December 1997 // Volume 35 // Number 6

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Editor's Page

Editor's Page


Fundamentally Flawed: Extension Administrative Practice Part 1
Patterson, Thomas F., Jr.
The first of a two-part series addressing Extension administration, this commentary challenges traditional Extension administrative practice, arguing that current techniques are fundamentally flawed and inappropriate in the modern work place. The classical school of management is defined, and its underlying foundational assumptions are examined and ultimately rejected.

Feature Articles

4-H Classroom Science Programs Enriching the Learning Environment
Horton, Robert L. Konen, Joseph
This study addresses the role of 4-H Classroom Science Programs as a catalyst for enriching the learning environment of students. Convinced that 4-H could have an impact on the quality of science education in the classroom, researchers from The National Center for Science Teaching and Learning and the National 4-H Network for Action in Science and Technology set out to establish a model approach for the delivery of 4-H classroom science programs. The model put forth in this program shows great promise in guiding the science enrichment efforts of 4-H professionals across the country. Clearly, 4-H can play a role in the initiating and nurturing effective science learning environments.

Encouraging Marketing Research
Larson, Ronald B.
Some business people are unfamiliar with the need for or the benefits from marketing research. One tool for communicating the value of marketing and marketing research is regional sales indices. These indices can help highlight market heterogeneity, illustrate marketing complexities, and encourage the use of regional events. They can also be used to help identify potential marketing partners, guide test market selection, and assist with volume forecasting. By including analyses of these sales development indices in presentations to business groups, greater interest in conducting marketing research and in supporting marketing programs may be generated.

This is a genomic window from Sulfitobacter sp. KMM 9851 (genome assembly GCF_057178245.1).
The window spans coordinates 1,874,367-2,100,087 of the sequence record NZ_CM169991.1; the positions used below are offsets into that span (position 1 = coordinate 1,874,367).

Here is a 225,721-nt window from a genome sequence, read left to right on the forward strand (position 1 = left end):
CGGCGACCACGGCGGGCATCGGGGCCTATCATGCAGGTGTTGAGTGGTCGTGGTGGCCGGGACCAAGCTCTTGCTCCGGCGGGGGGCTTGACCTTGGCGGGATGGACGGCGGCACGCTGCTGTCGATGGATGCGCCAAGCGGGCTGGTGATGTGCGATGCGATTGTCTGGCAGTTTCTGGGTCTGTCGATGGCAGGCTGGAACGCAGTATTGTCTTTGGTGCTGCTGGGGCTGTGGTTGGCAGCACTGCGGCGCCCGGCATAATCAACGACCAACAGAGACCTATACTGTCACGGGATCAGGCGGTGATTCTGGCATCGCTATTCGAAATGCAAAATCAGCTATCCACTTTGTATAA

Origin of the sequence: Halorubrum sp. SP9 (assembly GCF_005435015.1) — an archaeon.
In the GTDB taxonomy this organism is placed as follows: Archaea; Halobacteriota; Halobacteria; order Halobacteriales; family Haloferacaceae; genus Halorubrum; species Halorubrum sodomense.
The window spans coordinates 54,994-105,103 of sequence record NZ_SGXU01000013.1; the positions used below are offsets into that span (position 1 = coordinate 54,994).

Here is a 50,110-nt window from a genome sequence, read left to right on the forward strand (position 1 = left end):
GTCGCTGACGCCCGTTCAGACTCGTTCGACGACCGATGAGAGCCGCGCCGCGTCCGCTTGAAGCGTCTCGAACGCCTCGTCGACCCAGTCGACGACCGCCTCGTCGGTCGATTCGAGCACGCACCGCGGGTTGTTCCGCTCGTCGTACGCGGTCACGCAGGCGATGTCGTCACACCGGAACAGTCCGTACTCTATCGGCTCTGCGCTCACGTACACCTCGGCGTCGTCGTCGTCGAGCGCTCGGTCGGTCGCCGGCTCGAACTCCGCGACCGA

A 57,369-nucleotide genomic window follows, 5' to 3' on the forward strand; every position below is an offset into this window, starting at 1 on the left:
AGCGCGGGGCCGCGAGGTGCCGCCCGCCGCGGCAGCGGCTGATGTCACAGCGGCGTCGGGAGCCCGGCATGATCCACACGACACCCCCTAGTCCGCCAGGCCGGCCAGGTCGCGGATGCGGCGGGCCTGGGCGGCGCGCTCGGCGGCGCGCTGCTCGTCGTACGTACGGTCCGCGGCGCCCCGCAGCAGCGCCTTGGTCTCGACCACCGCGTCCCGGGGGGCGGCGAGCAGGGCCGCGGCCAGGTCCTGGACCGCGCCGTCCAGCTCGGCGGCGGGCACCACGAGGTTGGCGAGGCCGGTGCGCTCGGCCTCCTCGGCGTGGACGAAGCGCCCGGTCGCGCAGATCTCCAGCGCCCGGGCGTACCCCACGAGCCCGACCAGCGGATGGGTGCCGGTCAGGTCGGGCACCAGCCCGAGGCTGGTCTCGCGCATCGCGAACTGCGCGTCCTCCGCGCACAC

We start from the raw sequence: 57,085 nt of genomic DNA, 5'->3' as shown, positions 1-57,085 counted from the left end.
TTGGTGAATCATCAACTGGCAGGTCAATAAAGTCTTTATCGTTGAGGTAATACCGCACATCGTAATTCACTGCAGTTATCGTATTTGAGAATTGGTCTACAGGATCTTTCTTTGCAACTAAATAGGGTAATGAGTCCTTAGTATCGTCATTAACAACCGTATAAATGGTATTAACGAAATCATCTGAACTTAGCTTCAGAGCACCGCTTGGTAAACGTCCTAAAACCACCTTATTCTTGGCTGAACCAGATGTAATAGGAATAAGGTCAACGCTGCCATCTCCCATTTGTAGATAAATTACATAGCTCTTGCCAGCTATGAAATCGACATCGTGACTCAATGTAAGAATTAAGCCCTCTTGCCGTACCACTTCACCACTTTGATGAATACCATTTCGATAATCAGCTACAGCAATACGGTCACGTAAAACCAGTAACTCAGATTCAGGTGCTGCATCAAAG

Designing Educational Programs for Minority Entrepreneurs
Pride, Michelle L. Stoffel, Bruce van Es, J. C.
The study analyzed why minority contractors were not bidding on federally-funded jobs. The objectives were to find out why, what were their needs and to design an educational program. Data included a survey completed by 22 minority contractors. Literature was reviewed and local resource persons were interviewed. Conclusions were that minority contractors faced racial discrimination, lacked successful role models and a networking system, had little training in business skills, and lacked knowledge concerning banking. They lacked capital, equipment, workers, insurance and bonding. Recommendations were for professionals to receive diversity training and host a reception to meet minority contractors. Contractors should attend educational workshops to enhance their business and management skills. Formation of a coalition for minority contractors was also recommended.

Locality-Based Programming: Virginia Tech's Powell River Project
Zipper, Carl E. Rockett, Jonathan S.
The Powell River Project (PRP) is a Virginia Tech program that applies the land-grant research-Extension model to non-traditional program areas. PRP sponsors research and education programs to benefit the people of Virginia's coal-producing region. Funding is provided by industry, the University, and the state. A Board of Directors establishes priorities and allocates funds, a staff solicits research proposals and disseminates research results, and University personnel conduct sponsored activities. A variety of factors indicate program success, including influence on industry environmental protection practices and regulatory standards. Keys to success include local involvement, a multidisciplinary approach, and strong research-Extension links.

Integrating Extension In Natural Resources Graduate Education
Jones, Stephen B. Finley, James C.